But here's the little dirty secret about when you don't follow up with someone.  Whether you mean to or not, it makes you come off in a very poor light, so especially when you're going out and reaching out to pros, saying "will you give me feedback, will you give me your impression of my work or my website, my branding", if someone does that after you've asked them to do that, and then you don't follow up at all then that puts a bad taste in their mouth.  And you definitely don't want to do that when you're trying to start your career and trying to network and build contacts; build a reputation in this industry.

    So follow up.  Say thank you.  Even if you disagree with the feedback, just say thank you.  In my opinion it's always ok to reach out and say "hey, you made this point about X, I'm curious, could you elaborate on that?" or maybe give a qualification saying "I was trying to do this, but you had this feedback, can you explain how I could better achieve something else?"  That type of deal.

    Ok, so that's part one, it's real fast.  Three minutes.  Going pretty good here.  

     

    The second part is all about the demo derby.  So GDC is right around the corner.  Unfortunately this year I will not be making it - with a house purchase and everything else that we're doing it's just not feasible this year.  But I've done the demo derby - this is through GANG, Game Audio Network Guild - I've done that three or four times and it's always been a very positive thing, but it's also a very nerve-wracking thing, so my advice to people when you're doing the demo derby, be it sound or music, doesn't matter which, is to be open, and be gracious in the feedback session.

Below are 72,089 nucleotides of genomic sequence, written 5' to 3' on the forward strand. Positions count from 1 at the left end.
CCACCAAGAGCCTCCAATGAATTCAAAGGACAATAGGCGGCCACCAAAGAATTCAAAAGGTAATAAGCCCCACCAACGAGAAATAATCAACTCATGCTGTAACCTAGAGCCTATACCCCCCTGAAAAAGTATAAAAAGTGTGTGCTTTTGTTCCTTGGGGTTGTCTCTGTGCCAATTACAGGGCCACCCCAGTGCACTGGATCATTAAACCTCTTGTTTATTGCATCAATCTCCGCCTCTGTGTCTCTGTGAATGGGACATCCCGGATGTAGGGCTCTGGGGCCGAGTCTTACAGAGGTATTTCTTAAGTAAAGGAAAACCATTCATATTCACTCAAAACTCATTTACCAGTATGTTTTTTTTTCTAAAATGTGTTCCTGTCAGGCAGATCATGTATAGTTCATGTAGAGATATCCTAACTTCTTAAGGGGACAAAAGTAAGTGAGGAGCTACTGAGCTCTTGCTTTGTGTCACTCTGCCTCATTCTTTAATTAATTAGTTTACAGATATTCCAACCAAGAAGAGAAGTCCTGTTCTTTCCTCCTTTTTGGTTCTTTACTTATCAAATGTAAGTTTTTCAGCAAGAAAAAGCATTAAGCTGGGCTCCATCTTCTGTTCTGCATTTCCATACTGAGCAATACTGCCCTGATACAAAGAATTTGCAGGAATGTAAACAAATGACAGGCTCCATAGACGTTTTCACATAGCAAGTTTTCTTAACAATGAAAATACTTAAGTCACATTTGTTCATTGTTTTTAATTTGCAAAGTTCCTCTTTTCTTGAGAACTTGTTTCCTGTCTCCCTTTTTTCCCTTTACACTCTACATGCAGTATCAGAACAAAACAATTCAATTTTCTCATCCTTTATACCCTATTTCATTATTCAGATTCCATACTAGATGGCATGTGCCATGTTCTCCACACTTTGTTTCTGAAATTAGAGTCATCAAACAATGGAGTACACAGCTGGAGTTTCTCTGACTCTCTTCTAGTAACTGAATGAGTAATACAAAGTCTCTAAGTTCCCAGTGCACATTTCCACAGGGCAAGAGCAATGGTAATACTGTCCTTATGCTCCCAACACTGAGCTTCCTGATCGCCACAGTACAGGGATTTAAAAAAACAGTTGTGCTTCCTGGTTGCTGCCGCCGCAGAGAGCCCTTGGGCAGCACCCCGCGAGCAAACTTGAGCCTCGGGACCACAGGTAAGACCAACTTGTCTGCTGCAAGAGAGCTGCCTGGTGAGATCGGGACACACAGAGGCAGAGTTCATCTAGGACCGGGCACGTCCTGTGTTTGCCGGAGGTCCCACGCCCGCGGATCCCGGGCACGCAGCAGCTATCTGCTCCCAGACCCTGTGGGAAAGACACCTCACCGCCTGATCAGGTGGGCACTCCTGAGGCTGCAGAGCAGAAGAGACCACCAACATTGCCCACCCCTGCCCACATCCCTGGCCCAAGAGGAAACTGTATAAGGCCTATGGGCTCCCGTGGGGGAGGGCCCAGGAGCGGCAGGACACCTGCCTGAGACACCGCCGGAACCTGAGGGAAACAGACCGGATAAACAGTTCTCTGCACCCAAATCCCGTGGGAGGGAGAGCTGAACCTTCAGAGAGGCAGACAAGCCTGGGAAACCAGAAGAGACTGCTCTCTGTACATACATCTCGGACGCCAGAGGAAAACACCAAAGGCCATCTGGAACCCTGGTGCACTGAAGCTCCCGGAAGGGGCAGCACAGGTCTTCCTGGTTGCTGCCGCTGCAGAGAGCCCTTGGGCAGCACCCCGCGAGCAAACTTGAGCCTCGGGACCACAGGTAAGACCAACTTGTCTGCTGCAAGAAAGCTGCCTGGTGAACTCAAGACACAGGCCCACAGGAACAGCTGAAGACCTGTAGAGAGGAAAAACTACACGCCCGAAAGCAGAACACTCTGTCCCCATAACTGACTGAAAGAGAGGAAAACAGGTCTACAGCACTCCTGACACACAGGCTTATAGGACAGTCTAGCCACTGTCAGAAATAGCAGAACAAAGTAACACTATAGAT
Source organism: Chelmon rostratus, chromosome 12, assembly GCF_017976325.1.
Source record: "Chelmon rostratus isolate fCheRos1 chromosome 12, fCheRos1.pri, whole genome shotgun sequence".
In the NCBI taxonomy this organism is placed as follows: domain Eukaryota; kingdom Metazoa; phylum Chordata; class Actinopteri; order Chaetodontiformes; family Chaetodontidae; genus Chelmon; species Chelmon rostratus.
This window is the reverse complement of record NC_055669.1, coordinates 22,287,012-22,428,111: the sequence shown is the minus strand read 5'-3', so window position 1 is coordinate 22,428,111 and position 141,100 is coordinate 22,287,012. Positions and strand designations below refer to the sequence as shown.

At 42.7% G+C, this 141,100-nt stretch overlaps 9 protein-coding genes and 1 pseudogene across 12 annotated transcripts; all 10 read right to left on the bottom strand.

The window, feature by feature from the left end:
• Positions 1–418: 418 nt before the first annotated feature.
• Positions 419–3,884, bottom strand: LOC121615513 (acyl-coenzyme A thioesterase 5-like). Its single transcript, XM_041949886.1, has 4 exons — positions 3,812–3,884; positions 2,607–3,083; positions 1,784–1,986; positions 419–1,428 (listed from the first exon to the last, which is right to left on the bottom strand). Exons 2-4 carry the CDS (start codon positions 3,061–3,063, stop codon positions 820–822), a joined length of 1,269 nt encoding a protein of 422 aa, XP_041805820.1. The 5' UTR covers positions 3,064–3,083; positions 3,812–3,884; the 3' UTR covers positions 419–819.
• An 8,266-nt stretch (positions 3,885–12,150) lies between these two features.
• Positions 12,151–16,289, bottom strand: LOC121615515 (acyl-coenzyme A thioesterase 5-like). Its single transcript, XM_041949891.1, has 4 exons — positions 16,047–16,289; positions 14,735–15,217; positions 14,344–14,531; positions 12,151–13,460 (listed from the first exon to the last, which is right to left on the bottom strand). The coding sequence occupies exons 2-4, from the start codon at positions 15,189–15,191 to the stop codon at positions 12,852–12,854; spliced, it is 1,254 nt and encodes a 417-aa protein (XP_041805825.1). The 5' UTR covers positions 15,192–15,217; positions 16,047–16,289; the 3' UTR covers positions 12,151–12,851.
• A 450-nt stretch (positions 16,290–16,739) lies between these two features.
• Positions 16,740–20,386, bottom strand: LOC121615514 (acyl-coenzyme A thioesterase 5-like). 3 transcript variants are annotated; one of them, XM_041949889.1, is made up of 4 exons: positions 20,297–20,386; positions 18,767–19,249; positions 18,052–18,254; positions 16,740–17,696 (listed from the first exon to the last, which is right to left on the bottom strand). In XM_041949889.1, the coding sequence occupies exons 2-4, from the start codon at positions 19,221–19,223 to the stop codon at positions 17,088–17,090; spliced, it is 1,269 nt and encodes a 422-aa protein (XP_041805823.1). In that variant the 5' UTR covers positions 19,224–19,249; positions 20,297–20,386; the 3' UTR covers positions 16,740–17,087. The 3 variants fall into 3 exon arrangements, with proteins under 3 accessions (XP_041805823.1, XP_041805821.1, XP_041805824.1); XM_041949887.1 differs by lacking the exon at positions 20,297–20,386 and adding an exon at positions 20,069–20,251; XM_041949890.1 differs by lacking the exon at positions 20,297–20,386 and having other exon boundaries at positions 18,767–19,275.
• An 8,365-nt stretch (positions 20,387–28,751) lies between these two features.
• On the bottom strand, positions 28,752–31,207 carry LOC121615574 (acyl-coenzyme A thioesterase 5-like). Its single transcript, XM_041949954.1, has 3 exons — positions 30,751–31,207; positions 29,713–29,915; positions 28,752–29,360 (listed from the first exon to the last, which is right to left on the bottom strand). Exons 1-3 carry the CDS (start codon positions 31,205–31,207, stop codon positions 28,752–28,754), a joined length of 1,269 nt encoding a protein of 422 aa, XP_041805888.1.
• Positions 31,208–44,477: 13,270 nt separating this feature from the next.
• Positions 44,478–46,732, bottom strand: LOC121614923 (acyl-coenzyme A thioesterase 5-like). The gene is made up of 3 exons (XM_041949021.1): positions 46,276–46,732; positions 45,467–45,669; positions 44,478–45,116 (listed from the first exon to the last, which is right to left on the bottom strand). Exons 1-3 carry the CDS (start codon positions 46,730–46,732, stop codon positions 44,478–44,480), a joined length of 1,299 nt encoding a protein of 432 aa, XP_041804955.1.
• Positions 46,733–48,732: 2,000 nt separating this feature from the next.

I've seen people - and it never turns out well - when they start to kind of argue and debate with the panel of experts who are giving in-person public, live feedback of their submission.  They'll start to debate them, or start to argue with them.  They'll start to be contrarian in a way, and just avoid this.  Don't do this at all.  Be gracious, thank them for their time, thank them for the experience, do your best to absorb in what they say, and learn and apply it.  It's a very nerve-wracking thing, even when my really good friends who's fantastic audio, who actually got a job from his demo derby, he was sitting right next to me.  His name was called after mine, and I remember he stood up and went "here we go".  And I was like "you got this", and it's nerve-wracking.  You're putting yourself out there in front of your colleagues, in front of your peers, in front of experts, and they're critiquing your stuff in real time.